Road should stay rustic, some say

  • Jul. 16, 2003 6:00 p.m.

Chopping down trees to widen Beitush Road in Tlell is a shortsighted plan which would destroy its scenic appeal and result in habitat loss and erosion, according to a couple of islanders.
Jack Miller and Rolf Bettner fired off letters last week to provincial ministries voicing their concerns about the planned road improvement, scheduled to be carried out this fall.
The scenic unpaved road runs along the Tlell River, important habitat for salmon and other creatures.
“Cutting these trees will have a devastating effect on forest cover – the shading these trees provide to the Tlell River which is quite shallow along the course of the Beitush Road is critical,” Mr. Bettner wrote. “Loss of the shading will increase in-stream water temperature, reduce refuge and ultimately deplete food sources for aquatic animals.”
Mr. Bettner made several other points, including that removing trees increases the risk of blowdown, and that higher speeds and increased traffic resulting from a wider road will destroy the route’s special ambience.
The Ministry of Transportation and Highways confirmed that it is planning to gravel, ditch and widen Beitush Road.
“In general, we looked at doing the bare minimum to make the road safe and easier to maintain,” said Geoff Phillips, acting district highways manager.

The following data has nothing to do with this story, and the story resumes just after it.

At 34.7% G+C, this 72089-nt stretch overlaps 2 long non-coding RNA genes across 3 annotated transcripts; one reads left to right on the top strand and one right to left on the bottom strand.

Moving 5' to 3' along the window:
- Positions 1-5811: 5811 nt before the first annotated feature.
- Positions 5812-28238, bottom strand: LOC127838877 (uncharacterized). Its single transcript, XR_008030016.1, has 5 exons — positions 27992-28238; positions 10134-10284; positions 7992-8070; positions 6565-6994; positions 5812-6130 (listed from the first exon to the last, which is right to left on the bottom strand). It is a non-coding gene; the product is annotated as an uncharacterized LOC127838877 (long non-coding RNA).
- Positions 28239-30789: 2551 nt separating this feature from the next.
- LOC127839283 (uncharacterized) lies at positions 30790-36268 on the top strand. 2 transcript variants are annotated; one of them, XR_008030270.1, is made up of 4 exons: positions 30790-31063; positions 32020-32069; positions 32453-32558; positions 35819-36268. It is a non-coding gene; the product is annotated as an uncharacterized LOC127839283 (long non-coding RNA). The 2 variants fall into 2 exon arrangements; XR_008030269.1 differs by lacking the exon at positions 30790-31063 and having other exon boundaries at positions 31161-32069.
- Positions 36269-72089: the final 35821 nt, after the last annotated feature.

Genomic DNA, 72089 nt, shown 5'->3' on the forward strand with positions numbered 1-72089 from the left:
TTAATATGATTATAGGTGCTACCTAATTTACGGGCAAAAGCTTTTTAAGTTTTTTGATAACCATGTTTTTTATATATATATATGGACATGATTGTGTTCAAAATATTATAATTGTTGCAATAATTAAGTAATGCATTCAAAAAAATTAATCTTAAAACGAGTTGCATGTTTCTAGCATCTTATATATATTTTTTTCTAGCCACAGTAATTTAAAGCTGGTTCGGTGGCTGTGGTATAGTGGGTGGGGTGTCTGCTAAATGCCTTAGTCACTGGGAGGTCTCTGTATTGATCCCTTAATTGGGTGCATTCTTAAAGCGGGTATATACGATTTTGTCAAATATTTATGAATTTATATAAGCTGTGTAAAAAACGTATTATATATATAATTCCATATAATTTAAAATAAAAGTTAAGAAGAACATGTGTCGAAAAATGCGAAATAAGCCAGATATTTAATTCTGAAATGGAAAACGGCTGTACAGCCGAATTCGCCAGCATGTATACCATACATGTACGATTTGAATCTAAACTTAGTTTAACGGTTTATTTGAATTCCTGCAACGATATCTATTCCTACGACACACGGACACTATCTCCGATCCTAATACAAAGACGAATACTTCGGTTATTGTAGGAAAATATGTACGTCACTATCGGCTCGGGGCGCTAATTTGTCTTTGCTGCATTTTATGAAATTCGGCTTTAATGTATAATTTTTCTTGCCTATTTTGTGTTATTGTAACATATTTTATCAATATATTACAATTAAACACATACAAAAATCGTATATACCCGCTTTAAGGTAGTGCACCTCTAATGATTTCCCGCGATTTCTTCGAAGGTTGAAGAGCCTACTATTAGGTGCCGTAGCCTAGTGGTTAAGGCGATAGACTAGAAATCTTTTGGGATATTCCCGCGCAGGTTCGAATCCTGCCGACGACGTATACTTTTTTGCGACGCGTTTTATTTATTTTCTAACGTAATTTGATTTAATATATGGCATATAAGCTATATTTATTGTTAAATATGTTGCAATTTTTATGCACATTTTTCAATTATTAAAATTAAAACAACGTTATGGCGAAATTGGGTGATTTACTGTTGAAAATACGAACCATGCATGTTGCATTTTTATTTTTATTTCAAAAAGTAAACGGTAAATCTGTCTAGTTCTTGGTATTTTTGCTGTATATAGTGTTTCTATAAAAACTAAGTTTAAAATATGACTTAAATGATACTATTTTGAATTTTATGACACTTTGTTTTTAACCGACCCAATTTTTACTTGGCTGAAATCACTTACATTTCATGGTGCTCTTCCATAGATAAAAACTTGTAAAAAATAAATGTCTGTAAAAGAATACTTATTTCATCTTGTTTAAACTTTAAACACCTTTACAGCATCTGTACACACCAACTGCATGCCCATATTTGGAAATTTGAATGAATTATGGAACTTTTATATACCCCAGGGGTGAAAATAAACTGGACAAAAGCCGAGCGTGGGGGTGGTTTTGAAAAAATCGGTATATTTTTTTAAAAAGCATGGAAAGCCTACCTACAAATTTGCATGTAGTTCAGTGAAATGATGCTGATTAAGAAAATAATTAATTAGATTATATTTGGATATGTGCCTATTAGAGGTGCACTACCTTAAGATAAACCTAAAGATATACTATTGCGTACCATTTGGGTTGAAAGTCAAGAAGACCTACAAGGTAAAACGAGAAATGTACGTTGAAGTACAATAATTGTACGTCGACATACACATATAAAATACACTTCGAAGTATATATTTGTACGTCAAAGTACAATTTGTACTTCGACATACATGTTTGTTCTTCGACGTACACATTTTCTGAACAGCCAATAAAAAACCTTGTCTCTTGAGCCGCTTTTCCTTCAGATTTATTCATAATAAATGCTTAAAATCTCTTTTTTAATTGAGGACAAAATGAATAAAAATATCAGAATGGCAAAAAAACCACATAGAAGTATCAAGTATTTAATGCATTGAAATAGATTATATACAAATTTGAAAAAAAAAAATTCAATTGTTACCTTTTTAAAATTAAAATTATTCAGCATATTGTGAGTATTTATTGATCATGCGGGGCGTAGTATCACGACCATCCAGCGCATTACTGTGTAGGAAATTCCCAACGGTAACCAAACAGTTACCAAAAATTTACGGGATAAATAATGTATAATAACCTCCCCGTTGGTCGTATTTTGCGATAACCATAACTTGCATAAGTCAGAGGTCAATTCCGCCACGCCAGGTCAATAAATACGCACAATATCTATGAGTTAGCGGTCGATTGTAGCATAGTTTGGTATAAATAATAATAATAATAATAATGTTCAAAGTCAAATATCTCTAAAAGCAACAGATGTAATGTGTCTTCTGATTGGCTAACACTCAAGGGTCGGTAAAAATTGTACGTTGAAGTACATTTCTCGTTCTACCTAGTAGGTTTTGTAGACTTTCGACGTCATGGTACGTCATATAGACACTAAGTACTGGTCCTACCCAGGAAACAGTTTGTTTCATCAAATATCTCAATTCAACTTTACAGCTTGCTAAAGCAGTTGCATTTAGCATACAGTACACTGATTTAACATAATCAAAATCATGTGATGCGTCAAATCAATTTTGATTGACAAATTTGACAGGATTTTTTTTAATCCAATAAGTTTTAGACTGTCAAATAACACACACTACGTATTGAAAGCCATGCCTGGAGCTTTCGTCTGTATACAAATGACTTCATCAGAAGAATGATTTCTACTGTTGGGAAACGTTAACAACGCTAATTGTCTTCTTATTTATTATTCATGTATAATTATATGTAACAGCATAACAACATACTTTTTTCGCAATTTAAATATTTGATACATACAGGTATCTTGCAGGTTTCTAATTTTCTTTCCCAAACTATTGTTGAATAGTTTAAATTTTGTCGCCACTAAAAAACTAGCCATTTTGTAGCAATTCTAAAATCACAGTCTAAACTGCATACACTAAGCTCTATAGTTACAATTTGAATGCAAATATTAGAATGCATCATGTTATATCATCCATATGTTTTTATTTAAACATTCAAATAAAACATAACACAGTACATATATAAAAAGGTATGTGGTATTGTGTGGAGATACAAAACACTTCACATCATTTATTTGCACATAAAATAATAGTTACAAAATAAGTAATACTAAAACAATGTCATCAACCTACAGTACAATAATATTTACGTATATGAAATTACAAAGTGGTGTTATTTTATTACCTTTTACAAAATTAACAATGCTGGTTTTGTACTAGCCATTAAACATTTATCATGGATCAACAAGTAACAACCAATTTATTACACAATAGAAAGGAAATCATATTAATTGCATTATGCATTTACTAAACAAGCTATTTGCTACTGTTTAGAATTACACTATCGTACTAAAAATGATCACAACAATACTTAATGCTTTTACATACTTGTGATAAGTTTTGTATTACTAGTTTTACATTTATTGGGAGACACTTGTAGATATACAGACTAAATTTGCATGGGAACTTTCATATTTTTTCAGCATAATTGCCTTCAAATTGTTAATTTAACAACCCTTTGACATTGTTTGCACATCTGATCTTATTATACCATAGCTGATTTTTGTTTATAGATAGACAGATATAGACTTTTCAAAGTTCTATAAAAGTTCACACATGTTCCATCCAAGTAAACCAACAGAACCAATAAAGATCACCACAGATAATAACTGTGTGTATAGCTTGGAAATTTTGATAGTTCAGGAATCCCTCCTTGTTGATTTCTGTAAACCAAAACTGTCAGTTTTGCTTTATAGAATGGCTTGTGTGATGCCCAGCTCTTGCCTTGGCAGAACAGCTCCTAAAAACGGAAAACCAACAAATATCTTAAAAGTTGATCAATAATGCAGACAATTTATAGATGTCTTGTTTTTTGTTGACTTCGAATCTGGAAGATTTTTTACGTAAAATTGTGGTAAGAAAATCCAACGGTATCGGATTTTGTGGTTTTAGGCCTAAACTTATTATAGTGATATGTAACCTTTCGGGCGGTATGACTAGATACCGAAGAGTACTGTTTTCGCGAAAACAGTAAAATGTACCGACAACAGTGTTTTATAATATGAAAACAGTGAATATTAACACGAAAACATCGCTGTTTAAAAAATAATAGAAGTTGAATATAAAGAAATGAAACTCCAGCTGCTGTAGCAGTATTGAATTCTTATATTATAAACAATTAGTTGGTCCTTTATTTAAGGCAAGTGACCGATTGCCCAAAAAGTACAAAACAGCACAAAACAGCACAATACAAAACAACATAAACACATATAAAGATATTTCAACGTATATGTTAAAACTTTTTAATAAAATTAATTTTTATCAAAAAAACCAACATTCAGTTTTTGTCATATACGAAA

In some places the road isn’t wide enough for two cars to pass, Mr. Phillips said. The lack of ditches means water collects and weakens the road and then cars driving over the weakened sections create potholes. Trees pose a safety issue. Some residents have complained about the state of the road, he said.
But Mr. Miller said taking down trees won’t make the road any safer, because motorists will simply drive faster if the road is wider.
“Since removing perceived hazards (trees, bends etc.) will only result in higher traffic speeds, any notion of improved safety turns out to be a zero-sum game,” he wrote to the ministry.
Larry Proteau, the acting area manager who will supervise the work when it is done, did consult with some residents of the road who supported the road improvements, Mr. Phillips said. No formal survey of all residents has been done, but if people expressed concern about the proposed improvements, a formal survey could be done, he said.
The work is expected to begin in late fall and could take as much as two years. The ministry has recently upgraded several non-standard roads on the islands, Mr. Phillips said, including some side roads in Queen Charlotte, Tow Hill Road, Wiggins Road and Richardson Road.